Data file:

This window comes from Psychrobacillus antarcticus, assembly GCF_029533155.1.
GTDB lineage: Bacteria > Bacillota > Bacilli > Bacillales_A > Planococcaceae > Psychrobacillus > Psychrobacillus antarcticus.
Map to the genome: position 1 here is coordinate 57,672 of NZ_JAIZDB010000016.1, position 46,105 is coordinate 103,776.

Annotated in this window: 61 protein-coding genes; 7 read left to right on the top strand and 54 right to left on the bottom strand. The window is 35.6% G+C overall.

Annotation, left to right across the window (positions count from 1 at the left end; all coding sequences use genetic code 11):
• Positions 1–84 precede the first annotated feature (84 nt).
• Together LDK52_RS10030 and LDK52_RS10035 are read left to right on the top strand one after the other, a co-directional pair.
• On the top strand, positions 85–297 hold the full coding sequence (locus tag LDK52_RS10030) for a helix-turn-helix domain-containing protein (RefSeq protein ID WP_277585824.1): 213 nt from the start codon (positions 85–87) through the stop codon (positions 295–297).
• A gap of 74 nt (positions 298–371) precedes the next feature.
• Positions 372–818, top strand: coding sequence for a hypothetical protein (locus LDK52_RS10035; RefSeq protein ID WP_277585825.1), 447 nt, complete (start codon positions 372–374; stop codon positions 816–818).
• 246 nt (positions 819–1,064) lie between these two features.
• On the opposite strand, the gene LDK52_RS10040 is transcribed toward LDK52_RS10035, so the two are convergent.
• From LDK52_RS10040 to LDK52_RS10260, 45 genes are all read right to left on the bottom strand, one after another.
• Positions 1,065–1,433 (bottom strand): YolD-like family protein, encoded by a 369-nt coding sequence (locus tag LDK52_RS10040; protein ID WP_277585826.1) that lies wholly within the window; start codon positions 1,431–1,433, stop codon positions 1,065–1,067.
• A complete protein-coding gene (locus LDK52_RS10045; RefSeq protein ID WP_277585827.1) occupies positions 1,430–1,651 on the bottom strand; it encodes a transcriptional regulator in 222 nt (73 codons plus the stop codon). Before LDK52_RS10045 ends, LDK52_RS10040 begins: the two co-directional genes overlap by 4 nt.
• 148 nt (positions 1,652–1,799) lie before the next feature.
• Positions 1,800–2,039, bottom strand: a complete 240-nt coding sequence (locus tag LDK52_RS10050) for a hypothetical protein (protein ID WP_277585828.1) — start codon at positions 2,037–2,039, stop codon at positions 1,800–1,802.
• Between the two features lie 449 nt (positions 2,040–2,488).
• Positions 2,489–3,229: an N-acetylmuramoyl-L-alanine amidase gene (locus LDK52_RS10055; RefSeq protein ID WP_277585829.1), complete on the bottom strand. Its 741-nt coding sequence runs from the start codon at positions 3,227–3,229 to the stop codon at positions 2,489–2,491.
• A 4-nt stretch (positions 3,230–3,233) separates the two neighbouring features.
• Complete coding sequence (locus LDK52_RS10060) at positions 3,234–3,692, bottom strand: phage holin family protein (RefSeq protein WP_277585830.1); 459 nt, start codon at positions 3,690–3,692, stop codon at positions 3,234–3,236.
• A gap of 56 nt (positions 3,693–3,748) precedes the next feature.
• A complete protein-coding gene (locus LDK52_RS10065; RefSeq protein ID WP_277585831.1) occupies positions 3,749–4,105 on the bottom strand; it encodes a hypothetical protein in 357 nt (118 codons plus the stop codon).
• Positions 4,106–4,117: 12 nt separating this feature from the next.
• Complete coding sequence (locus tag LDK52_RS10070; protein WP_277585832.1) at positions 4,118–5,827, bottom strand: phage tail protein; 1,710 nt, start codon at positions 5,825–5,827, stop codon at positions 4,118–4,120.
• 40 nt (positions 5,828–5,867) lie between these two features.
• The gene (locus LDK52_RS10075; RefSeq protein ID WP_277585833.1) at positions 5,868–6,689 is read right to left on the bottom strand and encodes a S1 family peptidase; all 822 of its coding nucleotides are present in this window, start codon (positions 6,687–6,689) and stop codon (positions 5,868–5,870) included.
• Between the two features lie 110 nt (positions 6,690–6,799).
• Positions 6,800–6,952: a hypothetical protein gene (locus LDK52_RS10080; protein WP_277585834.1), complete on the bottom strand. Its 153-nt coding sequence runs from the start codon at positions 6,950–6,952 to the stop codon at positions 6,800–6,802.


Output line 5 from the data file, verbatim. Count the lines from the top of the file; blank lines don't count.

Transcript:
Annotation, left to right across the window (positions count from 1 at the left end; all coding sequences use genetic code 11):